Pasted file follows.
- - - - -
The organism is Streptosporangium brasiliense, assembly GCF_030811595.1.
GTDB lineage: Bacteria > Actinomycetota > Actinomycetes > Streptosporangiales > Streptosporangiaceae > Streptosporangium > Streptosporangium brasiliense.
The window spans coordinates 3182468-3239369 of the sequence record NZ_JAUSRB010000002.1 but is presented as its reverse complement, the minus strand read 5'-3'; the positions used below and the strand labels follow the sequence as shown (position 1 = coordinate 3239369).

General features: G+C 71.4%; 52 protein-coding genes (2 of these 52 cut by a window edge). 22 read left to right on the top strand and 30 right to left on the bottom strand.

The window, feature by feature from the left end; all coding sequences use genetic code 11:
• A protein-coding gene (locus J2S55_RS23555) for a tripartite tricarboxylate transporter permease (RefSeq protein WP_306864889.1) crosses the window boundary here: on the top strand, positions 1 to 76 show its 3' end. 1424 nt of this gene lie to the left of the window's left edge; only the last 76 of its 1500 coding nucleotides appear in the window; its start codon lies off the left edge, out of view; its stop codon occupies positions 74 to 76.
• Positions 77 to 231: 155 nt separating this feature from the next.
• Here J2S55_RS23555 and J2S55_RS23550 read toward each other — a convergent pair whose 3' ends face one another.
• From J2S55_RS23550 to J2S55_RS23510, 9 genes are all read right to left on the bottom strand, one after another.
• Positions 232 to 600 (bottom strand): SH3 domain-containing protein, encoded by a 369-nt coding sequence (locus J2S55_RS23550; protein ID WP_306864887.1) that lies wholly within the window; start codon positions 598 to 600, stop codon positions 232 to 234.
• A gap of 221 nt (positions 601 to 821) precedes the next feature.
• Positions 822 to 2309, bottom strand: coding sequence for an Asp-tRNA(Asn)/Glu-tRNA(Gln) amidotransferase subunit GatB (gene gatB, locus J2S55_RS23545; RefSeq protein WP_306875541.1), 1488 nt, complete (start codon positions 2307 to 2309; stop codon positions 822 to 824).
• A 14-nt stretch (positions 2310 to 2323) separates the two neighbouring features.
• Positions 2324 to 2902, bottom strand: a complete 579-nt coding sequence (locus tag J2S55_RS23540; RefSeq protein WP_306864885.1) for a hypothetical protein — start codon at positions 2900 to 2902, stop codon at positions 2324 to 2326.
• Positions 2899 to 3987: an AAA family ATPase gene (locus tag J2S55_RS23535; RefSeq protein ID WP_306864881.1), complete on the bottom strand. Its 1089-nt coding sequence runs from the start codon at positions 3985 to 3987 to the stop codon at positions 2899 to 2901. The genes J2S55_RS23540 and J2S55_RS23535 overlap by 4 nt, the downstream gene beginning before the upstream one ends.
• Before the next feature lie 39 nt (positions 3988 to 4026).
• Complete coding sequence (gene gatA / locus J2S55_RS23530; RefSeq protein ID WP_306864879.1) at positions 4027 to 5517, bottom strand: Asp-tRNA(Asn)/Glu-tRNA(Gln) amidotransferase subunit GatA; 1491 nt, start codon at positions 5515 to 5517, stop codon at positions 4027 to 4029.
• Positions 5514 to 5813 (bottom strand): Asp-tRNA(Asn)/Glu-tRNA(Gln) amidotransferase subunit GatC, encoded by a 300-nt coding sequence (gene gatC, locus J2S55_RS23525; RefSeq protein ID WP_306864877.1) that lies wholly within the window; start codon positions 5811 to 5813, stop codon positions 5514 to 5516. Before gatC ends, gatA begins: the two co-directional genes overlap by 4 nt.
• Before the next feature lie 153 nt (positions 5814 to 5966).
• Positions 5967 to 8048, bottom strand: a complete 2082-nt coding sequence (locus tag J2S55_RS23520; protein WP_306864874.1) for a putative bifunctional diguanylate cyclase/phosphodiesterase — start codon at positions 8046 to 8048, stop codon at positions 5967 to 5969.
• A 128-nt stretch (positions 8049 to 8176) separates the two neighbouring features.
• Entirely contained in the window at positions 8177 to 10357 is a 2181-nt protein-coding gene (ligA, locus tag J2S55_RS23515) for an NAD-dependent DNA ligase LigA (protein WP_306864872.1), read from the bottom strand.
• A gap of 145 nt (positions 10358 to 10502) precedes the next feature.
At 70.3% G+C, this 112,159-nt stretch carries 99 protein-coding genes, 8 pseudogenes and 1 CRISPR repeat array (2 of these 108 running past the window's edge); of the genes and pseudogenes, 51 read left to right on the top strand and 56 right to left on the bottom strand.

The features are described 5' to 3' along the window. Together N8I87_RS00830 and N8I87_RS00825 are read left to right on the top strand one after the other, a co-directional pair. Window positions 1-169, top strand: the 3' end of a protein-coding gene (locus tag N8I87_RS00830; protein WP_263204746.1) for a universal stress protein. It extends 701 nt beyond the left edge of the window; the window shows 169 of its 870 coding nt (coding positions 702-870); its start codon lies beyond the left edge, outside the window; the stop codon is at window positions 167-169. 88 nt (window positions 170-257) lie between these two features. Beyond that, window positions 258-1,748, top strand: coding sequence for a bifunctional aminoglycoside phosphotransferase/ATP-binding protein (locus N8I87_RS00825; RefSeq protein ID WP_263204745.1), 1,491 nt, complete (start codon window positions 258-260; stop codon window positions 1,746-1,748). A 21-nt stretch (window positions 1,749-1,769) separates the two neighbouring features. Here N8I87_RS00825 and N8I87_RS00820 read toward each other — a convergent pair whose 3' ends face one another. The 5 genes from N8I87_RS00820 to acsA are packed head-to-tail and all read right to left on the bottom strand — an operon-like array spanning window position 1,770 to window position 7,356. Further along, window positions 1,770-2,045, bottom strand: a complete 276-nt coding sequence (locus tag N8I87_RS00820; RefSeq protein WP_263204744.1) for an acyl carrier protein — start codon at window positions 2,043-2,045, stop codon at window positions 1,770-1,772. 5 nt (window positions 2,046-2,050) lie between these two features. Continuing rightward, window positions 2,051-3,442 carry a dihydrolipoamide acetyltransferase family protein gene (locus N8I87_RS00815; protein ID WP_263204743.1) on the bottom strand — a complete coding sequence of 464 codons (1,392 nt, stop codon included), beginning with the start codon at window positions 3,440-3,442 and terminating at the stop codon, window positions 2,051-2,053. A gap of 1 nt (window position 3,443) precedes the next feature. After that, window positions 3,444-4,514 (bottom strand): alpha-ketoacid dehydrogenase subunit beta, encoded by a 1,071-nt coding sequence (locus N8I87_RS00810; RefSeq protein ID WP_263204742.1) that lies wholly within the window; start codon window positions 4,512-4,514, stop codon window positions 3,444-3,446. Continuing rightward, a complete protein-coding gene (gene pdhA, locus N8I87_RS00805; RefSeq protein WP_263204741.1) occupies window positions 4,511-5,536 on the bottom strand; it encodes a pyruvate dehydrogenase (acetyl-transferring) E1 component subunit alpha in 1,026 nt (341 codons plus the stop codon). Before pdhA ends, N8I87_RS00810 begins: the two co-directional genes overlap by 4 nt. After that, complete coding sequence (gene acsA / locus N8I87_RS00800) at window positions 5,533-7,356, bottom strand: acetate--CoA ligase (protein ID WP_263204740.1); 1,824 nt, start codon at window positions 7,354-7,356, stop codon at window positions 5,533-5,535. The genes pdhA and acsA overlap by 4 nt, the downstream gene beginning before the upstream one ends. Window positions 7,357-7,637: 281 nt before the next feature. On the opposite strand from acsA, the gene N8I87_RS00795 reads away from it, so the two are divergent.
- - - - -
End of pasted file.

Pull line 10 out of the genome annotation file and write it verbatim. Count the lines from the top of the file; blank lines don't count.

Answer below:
• Positions 232 to 600 (bottom strand): SH3 domain-containing protein, encoded by a 369-nt coding sequence (locus J2S55_RS23550; protein ID WP_306864887.1) that lies wholly within the window; start codon positions 598 to 600, stop codon positions 232 to 234.